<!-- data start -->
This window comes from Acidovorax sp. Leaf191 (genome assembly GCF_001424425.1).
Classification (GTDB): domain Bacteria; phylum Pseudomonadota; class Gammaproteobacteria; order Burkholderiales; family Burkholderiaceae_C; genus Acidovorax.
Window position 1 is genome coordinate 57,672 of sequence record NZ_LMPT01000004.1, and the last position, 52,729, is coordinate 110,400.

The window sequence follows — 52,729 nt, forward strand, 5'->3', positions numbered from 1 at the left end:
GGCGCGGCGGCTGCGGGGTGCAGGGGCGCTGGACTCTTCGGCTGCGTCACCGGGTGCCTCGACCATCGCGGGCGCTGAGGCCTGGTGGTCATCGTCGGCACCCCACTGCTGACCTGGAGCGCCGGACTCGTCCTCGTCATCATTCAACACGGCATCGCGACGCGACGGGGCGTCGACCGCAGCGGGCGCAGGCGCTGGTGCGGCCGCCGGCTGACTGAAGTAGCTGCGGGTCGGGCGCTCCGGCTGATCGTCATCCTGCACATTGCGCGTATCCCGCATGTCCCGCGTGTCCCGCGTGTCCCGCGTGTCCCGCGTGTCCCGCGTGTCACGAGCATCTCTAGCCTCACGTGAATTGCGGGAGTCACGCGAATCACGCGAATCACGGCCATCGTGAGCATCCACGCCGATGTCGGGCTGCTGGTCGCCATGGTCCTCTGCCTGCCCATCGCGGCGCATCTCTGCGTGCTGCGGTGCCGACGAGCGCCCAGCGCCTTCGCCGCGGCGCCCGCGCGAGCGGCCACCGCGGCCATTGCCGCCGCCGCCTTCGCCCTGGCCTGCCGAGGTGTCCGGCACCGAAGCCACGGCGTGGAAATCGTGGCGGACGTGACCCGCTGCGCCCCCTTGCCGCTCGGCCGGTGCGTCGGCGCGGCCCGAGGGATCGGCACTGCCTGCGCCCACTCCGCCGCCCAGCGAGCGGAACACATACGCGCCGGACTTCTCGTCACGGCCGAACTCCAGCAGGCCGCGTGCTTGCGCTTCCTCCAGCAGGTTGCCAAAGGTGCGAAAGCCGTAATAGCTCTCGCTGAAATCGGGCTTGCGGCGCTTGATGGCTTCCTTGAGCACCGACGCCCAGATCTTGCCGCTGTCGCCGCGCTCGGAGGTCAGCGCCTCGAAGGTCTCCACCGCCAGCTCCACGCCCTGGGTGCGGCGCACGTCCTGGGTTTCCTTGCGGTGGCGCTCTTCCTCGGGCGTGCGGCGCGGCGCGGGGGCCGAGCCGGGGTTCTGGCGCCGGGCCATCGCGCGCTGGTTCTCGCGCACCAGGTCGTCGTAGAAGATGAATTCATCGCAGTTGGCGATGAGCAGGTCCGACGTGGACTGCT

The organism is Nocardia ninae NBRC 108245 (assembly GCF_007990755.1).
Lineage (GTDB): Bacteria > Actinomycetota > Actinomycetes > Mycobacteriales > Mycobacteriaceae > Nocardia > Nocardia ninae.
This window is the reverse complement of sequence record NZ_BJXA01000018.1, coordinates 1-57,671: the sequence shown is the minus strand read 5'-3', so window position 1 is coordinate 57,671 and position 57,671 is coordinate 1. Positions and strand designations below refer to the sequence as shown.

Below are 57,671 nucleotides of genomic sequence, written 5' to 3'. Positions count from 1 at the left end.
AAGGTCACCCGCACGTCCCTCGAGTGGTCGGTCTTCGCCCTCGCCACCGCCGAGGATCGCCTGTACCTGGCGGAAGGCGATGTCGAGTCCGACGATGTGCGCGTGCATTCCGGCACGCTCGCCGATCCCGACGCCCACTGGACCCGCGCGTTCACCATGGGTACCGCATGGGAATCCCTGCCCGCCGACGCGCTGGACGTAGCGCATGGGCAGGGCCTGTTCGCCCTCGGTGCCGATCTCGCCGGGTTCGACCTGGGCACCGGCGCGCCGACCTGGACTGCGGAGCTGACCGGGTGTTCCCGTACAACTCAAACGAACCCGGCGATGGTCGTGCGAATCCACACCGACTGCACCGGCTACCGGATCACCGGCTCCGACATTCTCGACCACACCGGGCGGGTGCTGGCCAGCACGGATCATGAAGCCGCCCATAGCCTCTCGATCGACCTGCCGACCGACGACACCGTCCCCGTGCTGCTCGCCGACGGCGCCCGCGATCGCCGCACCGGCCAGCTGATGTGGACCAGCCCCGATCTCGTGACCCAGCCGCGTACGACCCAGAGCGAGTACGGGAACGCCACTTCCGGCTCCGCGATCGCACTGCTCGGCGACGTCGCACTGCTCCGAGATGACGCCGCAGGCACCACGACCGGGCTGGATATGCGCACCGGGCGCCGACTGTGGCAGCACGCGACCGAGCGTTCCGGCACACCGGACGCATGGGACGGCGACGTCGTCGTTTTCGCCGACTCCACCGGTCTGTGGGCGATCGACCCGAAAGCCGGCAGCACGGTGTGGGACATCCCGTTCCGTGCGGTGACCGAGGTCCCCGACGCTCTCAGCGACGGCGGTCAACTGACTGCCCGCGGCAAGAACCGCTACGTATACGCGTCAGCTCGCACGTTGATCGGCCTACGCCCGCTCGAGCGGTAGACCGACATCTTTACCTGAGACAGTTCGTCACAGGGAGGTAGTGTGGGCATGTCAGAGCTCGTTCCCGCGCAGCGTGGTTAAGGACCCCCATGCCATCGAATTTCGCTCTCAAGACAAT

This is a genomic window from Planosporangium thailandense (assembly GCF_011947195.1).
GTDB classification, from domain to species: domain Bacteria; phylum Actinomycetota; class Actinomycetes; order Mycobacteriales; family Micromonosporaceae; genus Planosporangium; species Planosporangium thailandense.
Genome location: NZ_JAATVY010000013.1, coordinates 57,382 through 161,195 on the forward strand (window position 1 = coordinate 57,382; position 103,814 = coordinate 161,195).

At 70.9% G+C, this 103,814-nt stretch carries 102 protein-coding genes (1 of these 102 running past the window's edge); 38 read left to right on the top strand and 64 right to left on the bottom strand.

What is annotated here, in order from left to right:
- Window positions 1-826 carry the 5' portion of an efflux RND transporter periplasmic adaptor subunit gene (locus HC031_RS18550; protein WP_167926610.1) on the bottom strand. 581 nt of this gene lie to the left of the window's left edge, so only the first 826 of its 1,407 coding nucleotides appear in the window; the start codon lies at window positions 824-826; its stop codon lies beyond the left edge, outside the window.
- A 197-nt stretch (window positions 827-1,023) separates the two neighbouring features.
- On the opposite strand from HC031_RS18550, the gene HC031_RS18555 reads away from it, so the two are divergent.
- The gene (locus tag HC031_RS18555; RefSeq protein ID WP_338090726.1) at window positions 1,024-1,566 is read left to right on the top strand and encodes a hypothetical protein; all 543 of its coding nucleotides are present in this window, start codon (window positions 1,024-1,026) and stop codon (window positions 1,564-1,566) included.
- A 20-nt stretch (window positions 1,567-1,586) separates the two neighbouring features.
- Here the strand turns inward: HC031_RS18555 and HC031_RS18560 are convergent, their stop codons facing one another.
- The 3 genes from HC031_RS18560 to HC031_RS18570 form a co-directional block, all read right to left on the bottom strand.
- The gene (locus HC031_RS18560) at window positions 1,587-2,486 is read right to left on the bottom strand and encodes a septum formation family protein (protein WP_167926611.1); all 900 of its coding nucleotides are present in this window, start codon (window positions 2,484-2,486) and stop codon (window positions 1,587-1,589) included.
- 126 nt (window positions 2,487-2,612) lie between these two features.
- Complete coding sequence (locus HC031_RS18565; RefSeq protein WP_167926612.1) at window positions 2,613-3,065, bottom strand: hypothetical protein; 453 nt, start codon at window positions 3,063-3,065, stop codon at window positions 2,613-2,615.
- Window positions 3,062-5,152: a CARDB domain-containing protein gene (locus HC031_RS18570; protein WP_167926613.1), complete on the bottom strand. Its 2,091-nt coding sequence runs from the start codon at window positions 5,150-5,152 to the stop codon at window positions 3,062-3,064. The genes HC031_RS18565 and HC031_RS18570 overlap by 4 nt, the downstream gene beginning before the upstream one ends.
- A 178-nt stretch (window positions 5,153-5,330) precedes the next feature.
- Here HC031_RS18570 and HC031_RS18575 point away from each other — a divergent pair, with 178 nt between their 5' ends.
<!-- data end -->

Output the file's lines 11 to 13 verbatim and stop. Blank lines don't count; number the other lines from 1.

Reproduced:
This is a genomic window from Planosporangium thailandense (assembly GCF_011947195.1).
GTDB classification, from domain to species: domain Bacteria; phylum Actinomycetota; class Actinomycetes; order Mycobacteriales; family Micromonosporaceae; genus Planosporangium; species Planosporangium thailandense.
Genome location: NZ_JAATVY010000013.1, coordinates 57,382 through 161,195 on the forward strand (window position 1 = coordinate 57,382; position 103,814 = coordinate 161,195).